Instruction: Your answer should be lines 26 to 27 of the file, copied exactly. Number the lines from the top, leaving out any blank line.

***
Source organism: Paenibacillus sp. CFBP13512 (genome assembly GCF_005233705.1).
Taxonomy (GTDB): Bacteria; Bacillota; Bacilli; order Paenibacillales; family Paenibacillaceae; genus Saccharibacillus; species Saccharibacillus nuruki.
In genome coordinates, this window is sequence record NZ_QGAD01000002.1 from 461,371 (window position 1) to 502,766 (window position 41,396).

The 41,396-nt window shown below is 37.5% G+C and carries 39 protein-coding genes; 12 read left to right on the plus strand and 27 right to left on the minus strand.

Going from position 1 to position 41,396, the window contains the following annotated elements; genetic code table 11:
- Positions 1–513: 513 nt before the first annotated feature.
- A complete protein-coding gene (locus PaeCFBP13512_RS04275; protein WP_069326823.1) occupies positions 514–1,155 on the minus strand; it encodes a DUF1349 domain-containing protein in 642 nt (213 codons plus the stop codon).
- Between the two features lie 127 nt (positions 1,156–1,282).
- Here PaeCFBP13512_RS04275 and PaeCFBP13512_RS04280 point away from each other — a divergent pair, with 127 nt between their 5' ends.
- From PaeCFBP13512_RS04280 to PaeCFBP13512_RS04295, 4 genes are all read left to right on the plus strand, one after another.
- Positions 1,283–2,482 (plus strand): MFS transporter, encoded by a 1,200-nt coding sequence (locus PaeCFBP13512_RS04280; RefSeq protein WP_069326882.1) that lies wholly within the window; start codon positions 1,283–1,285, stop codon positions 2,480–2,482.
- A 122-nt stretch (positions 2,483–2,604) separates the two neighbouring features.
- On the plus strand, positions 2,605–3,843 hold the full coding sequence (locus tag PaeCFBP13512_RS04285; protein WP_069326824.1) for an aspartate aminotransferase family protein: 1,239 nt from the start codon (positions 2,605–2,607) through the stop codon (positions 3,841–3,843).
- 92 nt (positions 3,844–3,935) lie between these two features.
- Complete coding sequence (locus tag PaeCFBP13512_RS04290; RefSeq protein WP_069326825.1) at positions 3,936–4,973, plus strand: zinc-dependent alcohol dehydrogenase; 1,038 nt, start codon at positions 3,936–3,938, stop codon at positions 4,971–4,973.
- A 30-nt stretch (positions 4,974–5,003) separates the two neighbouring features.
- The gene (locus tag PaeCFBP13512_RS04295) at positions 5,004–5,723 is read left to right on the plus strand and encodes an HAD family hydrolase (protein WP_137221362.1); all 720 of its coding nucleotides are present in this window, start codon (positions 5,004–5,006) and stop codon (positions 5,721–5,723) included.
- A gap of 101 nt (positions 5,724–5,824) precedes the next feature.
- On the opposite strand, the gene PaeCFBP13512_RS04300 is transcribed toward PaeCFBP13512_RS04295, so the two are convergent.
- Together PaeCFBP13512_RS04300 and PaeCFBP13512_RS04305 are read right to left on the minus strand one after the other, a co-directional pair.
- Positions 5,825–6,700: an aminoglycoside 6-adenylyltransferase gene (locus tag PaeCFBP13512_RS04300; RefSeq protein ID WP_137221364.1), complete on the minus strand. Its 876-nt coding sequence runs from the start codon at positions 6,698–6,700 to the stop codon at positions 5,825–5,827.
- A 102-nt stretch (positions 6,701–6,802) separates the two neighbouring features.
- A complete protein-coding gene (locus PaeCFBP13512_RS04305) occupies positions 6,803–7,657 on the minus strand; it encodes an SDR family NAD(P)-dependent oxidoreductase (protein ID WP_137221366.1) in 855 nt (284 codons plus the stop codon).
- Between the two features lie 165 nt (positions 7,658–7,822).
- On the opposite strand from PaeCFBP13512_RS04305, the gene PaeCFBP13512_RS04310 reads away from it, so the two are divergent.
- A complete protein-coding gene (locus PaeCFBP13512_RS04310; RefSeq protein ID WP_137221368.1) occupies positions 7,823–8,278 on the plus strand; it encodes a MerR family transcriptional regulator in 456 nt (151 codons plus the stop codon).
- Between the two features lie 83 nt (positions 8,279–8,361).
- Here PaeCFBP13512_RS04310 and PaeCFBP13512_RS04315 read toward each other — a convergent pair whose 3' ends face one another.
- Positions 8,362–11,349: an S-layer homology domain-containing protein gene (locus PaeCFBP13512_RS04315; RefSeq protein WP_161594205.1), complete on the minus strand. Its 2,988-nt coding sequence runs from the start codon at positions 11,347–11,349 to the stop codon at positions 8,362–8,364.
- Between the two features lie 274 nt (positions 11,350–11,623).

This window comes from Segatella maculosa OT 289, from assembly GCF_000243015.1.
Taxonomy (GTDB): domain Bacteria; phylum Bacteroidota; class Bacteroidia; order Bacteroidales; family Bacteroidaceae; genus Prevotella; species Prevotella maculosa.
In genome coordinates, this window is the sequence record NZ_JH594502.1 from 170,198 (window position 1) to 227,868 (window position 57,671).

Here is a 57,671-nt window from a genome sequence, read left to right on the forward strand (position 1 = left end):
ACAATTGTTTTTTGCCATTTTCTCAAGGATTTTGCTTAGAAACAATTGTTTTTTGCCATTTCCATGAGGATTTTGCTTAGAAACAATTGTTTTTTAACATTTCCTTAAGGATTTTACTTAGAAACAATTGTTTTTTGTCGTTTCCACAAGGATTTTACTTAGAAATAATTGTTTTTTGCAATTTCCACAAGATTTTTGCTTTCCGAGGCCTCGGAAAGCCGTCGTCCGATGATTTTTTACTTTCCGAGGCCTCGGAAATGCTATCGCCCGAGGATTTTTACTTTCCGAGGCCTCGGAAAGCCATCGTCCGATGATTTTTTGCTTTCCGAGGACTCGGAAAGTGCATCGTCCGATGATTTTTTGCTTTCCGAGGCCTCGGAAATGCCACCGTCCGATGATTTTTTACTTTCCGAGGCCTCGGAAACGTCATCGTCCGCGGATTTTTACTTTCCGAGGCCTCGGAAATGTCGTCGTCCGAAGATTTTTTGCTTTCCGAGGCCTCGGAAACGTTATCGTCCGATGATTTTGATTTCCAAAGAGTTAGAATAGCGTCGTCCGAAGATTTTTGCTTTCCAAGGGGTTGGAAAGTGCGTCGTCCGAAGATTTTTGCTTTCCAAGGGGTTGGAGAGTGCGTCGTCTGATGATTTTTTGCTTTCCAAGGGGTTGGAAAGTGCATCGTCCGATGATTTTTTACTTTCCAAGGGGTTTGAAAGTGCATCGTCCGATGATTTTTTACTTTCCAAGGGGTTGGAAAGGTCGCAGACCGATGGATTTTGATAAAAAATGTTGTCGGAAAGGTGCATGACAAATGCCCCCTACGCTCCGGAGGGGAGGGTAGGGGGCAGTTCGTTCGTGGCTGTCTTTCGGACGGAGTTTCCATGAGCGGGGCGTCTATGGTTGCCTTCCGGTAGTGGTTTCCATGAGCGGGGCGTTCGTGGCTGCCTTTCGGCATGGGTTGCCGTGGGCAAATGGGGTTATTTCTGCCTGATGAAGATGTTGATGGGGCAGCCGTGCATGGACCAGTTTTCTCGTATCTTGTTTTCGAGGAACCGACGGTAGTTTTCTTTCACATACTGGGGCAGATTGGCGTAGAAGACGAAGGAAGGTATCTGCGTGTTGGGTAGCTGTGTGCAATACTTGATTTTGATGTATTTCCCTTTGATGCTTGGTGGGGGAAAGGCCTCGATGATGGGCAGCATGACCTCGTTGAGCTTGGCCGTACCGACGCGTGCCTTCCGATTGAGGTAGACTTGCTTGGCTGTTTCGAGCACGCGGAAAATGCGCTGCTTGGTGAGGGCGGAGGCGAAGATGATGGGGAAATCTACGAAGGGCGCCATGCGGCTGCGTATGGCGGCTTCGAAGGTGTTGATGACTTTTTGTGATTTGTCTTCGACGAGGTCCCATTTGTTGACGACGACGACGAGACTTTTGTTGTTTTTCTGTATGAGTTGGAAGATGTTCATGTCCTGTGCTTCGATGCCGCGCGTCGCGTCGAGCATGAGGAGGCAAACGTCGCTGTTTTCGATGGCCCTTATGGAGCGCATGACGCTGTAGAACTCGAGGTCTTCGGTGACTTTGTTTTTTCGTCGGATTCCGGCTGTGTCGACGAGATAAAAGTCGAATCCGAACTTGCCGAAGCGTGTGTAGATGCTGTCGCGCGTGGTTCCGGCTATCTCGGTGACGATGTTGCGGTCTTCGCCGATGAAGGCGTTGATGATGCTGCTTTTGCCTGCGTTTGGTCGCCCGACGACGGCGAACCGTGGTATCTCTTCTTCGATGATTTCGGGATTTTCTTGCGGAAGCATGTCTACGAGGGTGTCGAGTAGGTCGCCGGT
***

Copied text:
- A complete protein-coding gene (locus PaeCFBP13512_RS04310; RefSeq protein ID WP_137221368.1) occupies positions 7,823–8,278 on the plus strand; it encodes a MerR family transcriptional regulator in 456 nt (151 codons plus the stop codon).
- Between the two features lie 83 nt (positions 8,279–8,361).